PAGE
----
For nearly eight years, residents have enjoyed having a community garden just off Kelly Drive in Peachtree City to plant and harvest and commune with other gardeners.
But a proposal to move the garden to near the Glenloch Recreation area drew outrage from a few residents on Facebook this weekend.
Peachtree City Manager Jon Rorie addressed the controversy with a post of his own on Facebook.
“Over the course of the next year, the garden is co-locating on the grounds of Glenloch Recreational Facility. At Glenloch, you will find a range of active recreational offerings, including swimming, skateboarding, and even dance classes,” he said.
Rorie added the location provides a great opportunity for members of our community to socialize and interact with each other outside of hustle and bustle routines.
“To facilitate the operations of the garden, the recreation department will be tapping into the domestic water supply, installing appropriate fencing, and installing aggregate stone base aisle-ways between the garden plots,” he said.
He said the grounds division will be mowing the grass around the garden, and estimates that garden managers will realize a reduction in operating expenses by up to $6,000 per year, allowing all 65 gardeners the ability to re-invest in the maintenance of the garden plots.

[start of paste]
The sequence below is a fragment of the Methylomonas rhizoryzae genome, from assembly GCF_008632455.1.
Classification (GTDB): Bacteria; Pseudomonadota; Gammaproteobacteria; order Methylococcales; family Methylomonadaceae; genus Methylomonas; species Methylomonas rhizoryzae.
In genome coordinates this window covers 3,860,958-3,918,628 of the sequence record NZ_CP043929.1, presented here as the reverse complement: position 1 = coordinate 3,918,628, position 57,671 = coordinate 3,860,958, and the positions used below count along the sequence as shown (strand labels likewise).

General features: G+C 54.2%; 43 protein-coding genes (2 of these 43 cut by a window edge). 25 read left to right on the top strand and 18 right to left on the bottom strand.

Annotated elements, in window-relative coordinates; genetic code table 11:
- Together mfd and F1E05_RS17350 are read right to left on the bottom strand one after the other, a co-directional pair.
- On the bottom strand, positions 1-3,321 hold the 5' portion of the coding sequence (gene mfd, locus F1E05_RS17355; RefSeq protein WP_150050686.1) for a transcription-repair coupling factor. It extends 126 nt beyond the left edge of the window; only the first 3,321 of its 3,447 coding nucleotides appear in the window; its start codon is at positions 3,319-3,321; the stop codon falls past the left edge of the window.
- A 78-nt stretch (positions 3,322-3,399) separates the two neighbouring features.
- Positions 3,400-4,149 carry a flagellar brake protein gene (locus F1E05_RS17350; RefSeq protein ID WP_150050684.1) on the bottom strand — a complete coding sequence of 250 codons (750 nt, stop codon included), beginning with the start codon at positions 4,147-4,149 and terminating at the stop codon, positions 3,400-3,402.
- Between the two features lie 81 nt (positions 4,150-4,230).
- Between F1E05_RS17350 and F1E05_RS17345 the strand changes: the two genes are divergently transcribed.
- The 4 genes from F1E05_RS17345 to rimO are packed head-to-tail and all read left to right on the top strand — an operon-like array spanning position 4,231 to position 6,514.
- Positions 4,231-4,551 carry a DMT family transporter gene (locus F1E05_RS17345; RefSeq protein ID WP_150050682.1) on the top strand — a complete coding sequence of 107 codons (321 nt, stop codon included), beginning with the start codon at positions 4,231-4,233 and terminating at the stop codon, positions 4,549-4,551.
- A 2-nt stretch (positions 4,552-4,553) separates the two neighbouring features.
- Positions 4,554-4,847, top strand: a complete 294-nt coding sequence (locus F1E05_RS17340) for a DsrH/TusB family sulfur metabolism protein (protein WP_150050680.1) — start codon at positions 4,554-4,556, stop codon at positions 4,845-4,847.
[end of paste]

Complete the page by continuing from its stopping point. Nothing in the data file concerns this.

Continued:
Some residents are not so sure about the move.
“The garden has been rigorously organic since its inception. What has been put into or on the soil at Glenloch that will need to be cleaned up before it is safe to grow food there? You realize the noise from the skateboarding and its aficionados, by its nature, will ruin the tranquility gardeners have enjoyed in their current location,” said Mari McCoy.
McCoy added that the water supply is about the only positive thing she saw, unless the fencing would be similar to what is at the current location.
On Monday, Rorie further clarified his opinion.
“The discussion of facility consolidation as part of sustainability will be part of the upcoming retreat sessions. Interested parties are welcome to attend, watch the live stream, view the video later, or read the minutes. This lets our 35,000 residents get the information from the source, all at once, rather than via bits and pieces on other social media sites,” he added.
The city’s retreat sessions will be in March and April.